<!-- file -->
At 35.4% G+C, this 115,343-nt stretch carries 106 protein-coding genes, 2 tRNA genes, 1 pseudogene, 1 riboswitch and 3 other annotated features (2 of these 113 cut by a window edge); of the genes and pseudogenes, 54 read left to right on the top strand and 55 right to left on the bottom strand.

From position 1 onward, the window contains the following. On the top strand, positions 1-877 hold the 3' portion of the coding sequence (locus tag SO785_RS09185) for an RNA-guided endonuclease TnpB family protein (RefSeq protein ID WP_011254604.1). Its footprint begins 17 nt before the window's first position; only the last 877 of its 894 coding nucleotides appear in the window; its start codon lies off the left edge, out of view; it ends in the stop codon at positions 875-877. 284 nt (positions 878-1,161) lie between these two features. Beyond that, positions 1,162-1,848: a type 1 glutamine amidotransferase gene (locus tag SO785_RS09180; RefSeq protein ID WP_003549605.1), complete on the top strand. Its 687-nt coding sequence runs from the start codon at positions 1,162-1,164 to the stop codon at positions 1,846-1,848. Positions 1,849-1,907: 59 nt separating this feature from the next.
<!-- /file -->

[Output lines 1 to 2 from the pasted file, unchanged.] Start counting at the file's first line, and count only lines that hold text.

At 35.4% G+C, this 115,343-nt stretch carries 106 protein-coding genes, 2 tRNA genes, 1 pseudogene, 1 riboswitch and 3 other annotated features (2 of these 113 cut by a window edge); of the genes and pseudogenes, 54 read left to right on the top strand and 55 right to left on the bottom strand.

From position 1 onward, the window contains the following. On the top strand, positions 1-877 hold the 3' portion of the coding sequence (locus tag SO785_RS09185) for an RNA-guided endonuclease TnpB family protein (RefSeq protein ID WP_011254604.1). Its footprint begins 17 nt before the window's first position; only the last 877 of its 894 coding nucleotides appear in the window; its start codon lies off the left edge, out of view; it ends in the stop codon at positions 875-877. 284 nt (positions 878-1,161) lie between these two features. Beyond that, positions 1,162-1,848: a type 1 glutamine amidotransferase gene (locus tag SO785_RS09180; RefSeq protein ID WP_003549605.1), complete on the top strand. Its 687-nt coding sequence runs from the start codon at positions 1,162-1,164 to the stop codon at positions 1,846-1,848. Positions 1,849-1,907: 59 nt separating this feature from the next.